Back in New York, I continued to wonder about the larger narrative in which the Salton Sea appeared to be an especially poignant cautionary tale. I spent some time at the library and discovered Salt Dreams: Land and Water in Low-Down California, William deBuys’s eloquent account of human interaction with the environment in Southern California and Mexico, from the time of the native Yuman tribes to the present day.

 

Red Hill Marina, Salton Sea, California.

 

I met Bill at a Buddhist temple in Santa Fe where he was discussing his book A Great Aridness. He first agreed to be the project’s advisor, then coscriptwriter, and eventually its lyricist. We agreed that the Colorado River Basin, a vast area roughly the size of France, would be the backdrop for our story of the Colorado River. With no pretension of providing a complete history, we sought to isolate a handful of significant moments and topics.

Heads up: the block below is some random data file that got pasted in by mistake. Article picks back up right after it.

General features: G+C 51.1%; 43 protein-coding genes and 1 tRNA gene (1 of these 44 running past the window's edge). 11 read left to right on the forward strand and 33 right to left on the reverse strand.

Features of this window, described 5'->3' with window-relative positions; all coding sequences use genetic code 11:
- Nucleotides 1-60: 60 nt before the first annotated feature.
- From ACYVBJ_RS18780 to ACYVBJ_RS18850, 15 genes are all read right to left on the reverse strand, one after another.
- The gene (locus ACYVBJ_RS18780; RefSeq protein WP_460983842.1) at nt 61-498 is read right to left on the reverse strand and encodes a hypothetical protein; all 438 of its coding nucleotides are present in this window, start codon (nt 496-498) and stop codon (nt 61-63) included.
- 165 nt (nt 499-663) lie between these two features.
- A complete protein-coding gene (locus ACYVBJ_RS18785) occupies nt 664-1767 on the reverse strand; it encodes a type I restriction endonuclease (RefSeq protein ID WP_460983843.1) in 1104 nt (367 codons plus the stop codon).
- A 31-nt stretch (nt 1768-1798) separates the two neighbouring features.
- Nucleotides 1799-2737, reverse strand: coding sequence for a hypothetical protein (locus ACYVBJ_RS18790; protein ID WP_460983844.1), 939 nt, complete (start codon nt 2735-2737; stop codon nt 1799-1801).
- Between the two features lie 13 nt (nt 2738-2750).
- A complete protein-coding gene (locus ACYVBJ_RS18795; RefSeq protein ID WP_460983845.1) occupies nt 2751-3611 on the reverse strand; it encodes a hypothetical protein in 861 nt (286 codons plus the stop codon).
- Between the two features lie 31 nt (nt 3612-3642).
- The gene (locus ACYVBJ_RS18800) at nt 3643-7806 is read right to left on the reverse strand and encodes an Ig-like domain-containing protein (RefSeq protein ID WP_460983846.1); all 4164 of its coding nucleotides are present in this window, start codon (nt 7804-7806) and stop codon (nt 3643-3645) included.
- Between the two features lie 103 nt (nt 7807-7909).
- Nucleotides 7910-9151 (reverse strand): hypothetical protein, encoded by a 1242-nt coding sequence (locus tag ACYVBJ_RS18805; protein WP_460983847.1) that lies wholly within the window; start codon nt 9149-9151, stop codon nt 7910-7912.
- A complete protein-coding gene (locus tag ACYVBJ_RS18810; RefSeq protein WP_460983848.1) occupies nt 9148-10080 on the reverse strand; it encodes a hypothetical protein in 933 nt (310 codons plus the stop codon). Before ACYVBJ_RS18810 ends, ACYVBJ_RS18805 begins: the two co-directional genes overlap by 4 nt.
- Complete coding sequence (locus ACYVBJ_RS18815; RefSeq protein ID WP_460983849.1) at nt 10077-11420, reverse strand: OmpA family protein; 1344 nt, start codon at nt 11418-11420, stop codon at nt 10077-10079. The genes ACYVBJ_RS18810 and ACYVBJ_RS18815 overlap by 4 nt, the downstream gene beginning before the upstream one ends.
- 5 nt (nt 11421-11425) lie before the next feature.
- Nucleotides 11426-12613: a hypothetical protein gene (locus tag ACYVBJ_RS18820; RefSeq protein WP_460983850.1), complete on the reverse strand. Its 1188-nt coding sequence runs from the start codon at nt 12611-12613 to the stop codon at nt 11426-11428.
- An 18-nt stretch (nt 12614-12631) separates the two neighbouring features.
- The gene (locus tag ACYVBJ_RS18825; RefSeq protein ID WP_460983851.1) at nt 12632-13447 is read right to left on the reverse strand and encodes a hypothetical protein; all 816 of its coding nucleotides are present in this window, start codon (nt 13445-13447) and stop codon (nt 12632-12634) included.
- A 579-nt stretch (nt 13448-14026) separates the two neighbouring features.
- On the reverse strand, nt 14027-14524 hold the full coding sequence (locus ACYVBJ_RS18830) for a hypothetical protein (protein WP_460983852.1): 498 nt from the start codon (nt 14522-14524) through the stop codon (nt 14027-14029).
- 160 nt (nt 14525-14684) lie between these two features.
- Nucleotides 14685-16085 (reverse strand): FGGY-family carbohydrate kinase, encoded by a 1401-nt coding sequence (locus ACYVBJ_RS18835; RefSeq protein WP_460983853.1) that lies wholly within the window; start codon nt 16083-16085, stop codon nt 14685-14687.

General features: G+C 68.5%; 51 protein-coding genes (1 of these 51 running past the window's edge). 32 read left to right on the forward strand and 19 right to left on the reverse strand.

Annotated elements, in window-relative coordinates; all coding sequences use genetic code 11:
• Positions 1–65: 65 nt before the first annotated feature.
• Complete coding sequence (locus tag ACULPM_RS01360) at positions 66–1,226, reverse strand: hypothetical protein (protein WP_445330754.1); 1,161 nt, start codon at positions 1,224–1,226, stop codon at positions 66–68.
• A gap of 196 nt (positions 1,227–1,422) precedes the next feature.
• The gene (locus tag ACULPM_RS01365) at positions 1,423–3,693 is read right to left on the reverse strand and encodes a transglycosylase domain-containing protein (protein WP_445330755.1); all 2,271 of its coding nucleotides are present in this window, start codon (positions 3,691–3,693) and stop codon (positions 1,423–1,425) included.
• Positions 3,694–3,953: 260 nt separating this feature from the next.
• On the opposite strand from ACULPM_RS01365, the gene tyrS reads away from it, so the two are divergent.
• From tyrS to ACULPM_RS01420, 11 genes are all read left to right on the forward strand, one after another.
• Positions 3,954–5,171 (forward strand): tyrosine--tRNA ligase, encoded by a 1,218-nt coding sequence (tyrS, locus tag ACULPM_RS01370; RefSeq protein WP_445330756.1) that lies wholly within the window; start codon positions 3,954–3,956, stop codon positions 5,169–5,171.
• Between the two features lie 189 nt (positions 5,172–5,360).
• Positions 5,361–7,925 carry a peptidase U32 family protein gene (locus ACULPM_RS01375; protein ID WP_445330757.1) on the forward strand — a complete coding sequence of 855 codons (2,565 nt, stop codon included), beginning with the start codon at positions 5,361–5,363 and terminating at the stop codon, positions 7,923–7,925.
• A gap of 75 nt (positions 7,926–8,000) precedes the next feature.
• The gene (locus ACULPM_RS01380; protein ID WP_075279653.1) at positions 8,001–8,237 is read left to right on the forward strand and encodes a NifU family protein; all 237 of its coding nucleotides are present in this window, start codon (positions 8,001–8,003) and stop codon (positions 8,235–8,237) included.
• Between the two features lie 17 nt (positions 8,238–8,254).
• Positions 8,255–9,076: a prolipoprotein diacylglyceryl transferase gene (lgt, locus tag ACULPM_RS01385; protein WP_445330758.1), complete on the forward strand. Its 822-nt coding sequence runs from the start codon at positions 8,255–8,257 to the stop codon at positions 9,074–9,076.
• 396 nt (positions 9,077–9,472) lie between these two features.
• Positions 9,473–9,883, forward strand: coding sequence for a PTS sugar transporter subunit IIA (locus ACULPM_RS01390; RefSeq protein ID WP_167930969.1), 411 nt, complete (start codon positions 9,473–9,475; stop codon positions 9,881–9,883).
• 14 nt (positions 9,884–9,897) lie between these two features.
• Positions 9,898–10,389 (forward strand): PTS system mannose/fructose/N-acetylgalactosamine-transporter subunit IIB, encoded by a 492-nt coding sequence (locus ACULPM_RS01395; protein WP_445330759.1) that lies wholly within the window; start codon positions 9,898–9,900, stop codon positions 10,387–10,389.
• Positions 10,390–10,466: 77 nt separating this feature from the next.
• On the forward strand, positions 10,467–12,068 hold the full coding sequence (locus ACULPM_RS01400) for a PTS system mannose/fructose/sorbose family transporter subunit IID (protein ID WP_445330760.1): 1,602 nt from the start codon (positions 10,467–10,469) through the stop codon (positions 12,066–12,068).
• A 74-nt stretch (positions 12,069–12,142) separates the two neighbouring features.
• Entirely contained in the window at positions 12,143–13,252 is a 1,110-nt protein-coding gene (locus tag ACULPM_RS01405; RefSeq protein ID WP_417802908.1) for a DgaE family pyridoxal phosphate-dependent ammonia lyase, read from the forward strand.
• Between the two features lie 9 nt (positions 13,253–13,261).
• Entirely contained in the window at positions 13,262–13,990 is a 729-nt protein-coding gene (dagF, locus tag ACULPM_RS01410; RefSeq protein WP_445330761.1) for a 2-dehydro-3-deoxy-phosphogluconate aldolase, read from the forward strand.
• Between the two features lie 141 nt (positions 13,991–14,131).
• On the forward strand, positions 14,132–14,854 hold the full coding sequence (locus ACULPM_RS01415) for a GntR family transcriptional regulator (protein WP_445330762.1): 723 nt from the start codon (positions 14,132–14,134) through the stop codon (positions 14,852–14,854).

We eventually identified as our main stories the earliest settlements in the region, which go back twelve thousand years; European and Anglo-American explorations in the 18th and 19th centuries; the dam-building era and its consequences; agriculture and immigration; the impact of climate change on the region; and the fate of the river’s delta in Mexico.

 

Tidal waters in the delta region of the Colorado River.